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Hamilton, James, 3d earl of Arran

James Hamilton, 3d earl of Arran, 1530–1609, Scottish nobleman; son of James Hamilton, 2d earl of Arran. He spent some years (1550–58) as a soldier in France, but his espousal of Protestantism brought his recall to Scotland, where his father, with the concurrence of John Knox, unsuccessfully proposed him as a suitor for Elizabeth I of England and then for Mary Queen of Scots. In 1562 he accused the earl of Bothwell of conspiring to abduct Queen Mary. He was clearly insane, however, and as a result was imprisoned until 1566. Arran succeeded to his father's estates in 1575, but because of his insanity he was placed under the care of his brother, John Hamilton, 1st marquess of Hamilton. The Arran estates and title were forfeited to James Stuart (see Stuart, James, earl of Arran) in 1580 but restored in 1585. Arran, however, remained in confinement for the rest of his life.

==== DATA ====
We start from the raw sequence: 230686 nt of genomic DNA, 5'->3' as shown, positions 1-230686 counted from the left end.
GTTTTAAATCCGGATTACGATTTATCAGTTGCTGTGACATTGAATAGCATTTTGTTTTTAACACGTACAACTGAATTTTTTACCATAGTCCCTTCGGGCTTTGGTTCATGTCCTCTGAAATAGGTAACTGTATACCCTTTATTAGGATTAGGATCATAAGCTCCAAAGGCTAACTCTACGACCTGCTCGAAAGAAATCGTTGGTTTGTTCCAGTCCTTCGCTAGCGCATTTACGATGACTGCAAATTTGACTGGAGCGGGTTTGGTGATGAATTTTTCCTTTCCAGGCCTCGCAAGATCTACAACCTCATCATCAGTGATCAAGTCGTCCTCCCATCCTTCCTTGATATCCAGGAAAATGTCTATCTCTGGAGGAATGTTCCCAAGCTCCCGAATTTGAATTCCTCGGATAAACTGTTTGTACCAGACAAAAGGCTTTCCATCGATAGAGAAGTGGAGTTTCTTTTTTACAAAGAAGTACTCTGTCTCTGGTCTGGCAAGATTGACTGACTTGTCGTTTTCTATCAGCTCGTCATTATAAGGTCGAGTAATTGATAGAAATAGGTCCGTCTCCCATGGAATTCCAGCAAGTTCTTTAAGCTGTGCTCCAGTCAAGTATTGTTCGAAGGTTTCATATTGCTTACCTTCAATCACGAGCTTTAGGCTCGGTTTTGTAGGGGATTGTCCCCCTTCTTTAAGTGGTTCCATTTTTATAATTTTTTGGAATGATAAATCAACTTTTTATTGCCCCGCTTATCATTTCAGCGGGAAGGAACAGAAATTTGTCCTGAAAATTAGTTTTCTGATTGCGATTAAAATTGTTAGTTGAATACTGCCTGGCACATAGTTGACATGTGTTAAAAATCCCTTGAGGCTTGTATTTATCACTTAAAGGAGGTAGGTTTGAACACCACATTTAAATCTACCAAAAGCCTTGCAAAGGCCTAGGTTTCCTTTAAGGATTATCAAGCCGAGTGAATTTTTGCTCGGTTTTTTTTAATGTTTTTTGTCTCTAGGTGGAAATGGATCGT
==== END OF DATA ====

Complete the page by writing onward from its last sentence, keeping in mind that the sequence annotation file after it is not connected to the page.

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Arran, James Hamilton, 3rd earl of

Arran, James Hamilton, 3rd earl of [S] (c.1538–1609). Arran's father was regent of Scotland and heir presumptive from 1542 until James VI was born in 1566. Arran himself was one of the many contenders for the hand of Elizabeth, and, failing that, of Mary, queen of Scots. He was abroad from 1550 to 1559 and on his return to Scotland became a leader of the protestant party. But in 1562 he was declared insane and in 1581 was persuaded to resign his earldom in favour of his relative James Stewart. The resignation was cancelled in 1586 on grounds of incapacity, but Arran played no further part in public life.

J. A. Cannon

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